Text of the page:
Advice on Properly Ventilating a Basement

8 posts in this topic

Hello All!

We live in a somewhat older house (built in 1914) and its constructed like many of the older homes in RLP, out of the red-Sandstone bricks.  The basement is unfinished, but one side is considered a "dry basement" and the other is not.  The basement is divided into three rooms, all without doors, and each has two to three small windows.  They're the rectangular types that look like they used to be coal chutes back in the day.  We have always had problems controlling the climate in the basement and keeping the moisture levels down, especially on the rooms that are not considered a dry basement.  Everything smells like mildew and feels a bit damp.  I haven't seen mold, but its probably there.  Regarding the windows, should I open them or keep them closed to help with moisture?  I've tried googling, but the answers are all over the place and none had specific instructions for sandstone houses.  I'm sure that depending on the season, I should have them open or closed, but I'm not sure which.  Looking to see if anyone else has experience with this and could provide some advice.

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I feel your pain.  My cellar has a WC and two rooms, but thankfully doors and a heater.  One room is my bedroom and the other a storage room.  I purchased a dehumidifier and hygrometer last year, which has helped.  I also removed the old crap aluminium windows in 2018 and replaced them with insulated windows.  There is no real secret to this, but hit and miss.  I will also run the heater on occasion to help dry out the room.

When I wake, I 'kip' the windows.  Mostly to circulate the air and get fresh air in.  On rainy days the humidity might be 70% while the windows are open and sometimes 55%.  I simply watch the humidity levels and when it's above 65%, I'll run the dehumidifier for a couple of hours.  One does need to watch this as mould can develop and is a health hazard.  If the mould becomes really bad, it can cost a large sum.

If you are doing laundry in the cellar, I highly recommend you do not leave the wet clothes to dry out down there.  This does not help the situation.  Also, do not keep anything directly against the walls.  Air needs to circulate around the room as much as possible.

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You may be fighting a battle against damp walls which cannot win unless you invest into a barrier against rising dampness. However, you can prevent mold by painting the walls with a high-ph paint ( at least 10, the higher, the better).

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4 minutes ago, Fietsrad said:

Would it be worth trying to ventilate as much as possible?

No, it might make the situation worse, especially in summer as warm air can hold a lot of water which will condensate at cooler walls.

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On 19/09/2022, 14:31:14, Fietsrad said:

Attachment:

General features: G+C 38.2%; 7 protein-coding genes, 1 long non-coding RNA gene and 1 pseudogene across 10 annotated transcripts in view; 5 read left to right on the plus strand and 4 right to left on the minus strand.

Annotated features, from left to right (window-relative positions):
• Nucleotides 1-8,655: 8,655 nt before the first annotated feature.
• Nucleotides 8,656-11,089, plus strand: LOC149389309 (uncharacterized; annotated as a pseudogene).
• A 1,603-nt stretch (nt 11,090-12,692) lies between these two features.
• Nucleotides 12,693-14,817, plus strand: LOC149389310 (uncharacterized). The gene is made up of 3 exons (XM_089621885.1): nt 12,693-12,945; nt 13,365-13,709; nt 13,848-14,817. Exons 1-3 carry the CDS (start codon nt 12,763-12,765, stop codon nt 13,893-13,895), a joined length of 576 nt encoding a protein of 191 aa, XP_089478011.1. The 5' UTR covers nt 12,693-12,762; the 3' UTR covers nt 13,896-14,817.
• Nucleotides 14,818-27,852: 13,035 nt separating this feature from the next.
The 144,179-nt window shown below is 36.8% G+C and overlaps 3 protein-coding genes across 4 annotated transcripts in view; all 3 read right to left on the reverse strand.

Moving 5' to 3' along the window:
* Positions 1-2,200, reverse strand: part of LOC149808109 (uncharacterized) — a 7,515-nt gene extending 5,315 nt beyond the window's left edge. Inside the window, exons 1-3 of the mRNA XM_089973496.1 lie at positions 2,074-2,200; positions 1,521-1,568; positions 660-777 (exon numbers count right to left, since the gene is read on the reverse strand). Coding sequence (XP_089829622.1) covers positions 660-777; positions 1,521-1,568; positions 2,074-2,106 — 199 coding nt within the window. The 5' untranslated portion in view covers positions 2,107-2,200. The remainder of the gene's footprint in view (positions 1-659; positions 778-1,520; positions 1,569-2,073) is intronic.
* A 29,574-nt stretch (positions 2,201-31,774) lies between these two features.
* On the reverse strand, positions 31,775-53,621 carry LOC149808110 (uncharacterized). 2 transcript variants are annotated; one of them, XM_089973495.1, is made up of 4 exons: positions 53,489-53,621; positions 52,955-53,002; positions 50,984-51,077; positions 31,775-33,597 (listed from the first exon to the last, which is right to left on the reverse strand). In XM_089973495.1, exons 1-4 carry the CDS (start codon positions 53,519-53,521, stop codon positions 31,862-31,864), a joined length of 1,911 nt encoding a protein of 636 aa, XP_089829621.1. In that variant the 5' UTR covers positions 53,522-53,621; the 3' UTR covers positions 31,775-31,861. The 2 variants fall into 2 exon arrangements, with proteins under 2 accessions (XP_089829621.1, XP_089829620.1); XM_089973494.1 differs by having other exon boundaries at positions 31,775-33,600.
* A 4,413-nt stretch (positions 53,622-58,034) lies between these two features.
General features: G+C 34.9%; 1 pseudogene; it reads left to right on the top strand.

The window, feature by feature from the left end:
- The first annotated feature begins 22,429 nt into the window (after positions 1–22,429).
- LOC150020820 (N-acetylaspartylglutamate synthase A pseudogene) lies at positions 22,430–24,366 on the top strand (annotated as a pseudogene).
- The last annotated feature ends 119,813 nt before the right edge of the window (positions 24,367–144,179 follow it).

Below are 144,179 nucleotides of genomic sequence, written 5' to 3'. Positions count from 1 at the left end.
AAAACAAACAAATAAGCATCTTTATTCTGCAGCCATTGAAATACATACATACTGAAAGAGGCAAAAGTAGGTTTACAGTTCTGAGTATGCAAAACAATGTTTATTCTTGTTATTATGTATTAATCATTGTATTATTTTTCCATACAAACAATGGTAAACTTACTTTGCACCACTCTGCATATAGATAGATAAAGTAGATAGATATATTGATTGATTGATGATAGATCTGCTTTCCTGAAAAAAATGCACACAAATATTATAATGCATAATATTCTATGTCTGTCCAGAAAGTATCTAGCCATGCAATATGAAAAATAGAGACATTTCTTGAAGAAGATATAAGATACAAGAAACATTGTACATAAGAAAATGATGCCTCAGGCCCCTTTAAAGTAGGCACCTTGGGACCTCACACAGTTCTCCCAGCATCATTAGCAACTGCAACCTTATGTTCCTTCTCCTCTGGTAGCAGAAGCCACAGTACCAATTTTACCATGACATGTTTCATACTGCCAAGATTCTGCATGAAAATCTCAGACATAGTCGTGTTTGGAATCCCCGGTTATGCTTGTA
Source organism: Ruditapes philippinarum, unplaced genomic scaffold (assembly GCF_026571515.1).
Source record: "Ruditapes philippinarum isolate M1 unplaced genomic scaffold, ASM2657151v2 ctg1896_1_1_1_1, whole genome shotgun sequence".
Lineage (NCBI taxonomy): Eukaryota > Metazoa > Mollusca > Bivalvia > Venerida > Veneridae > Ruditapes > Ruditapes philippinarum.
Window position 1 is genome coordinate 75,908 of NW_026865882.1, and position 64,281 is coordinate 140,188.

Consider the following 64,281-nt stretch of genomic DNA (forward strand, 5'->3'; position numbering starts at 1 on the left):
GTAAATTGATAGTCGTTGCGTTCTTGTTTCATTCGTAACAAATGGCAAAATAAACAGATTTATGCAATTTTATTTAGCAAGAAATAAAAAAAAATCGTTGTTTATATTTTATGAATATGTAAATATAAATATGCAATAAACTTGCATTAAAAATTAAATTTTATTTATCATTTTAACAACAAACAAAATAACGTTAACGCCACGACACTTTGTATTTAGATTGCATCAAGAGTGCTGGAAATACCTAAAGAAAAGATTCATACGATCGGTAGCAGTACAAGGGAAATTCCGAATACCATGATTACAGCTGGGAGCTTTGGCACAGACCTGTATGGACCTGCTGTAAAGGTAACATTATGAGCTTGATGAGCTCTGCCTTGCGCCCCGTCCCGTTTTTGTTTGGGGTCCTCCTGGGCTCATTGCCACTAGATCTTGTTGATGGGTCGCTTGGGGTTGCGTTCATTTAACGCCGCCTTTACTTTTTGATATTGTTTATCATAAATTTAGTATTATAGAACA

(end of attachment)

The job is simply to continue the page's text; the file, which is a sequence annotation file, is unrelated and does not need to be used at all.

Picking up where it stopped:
Would it be worth trying to ventilate as much as possible?

 

If you can heat the cellar and it is cooler outside then ventilation will help.  Cold air cannot store as much water as warm air, so you will definitely be removing moisture.  Key is to ventilate for short periods so that you only cool the air down and not the cellar itself.  A de-humidifier is another option.

 

And buy a couple of hygrometers so you can check if moisture is too high and if what you are doing is having an effect.   You can get simple ones for about 10-20 Euro, e.g., on Amazon.

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Thanks for the tips everyone.  I'm definitely looking to get the dehumidifier to help out.  I should add, while there are water pipes in the ceiling that lead to the radiators on the main floor, there is no heating in the basement.  Since I made this post, I have been opening the windows and the door leading into the basement for about 1-2 hours a day and it has helped significantly.  The musty smell went away quickly.  Now we have at least 10 days of rain in the upcoming forecast, so I'm not sure I'll be able to open the windows as much as the air will be too moist.  After doing some research, it appears that I should be doing this type of ventilation throughout the year.  During Spring and Summer, it must be done in the early morning or night hours when the outside air is cooler than the inside (hopefully).  Otherwise, as others have pointed out, it can cause moisture to build up.  Fall and Winter are a bit easier, as long as the air is dry, it is usually cooler outside than inside and it shouldn't cause a moisture issue.

 

I'm also renting the place, so I'm not about to pay 80 grand myself to dig out the basement and make it all dry.  Thats on the landlord.  I think I'm on the right track though, if anything changes I'll re-visit the post and let everyone know.

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Just providing an update.  Looks like I found a solution with daily ventilation.  Since my last post, it has become noticeably drier and less musty smelling.  It is a bit annoying having to go down there and open the windows each day, but it seems like it does the trick.  When it rains or if its damp outside, I leave them closed, but when I go to open the windows as soon as its dry, I can see condensation gathering on all the windows.  The key is to keep the air flowing.  Its a bit easier now in the fall weather, but we'll see how it goes come Winter and Summer.

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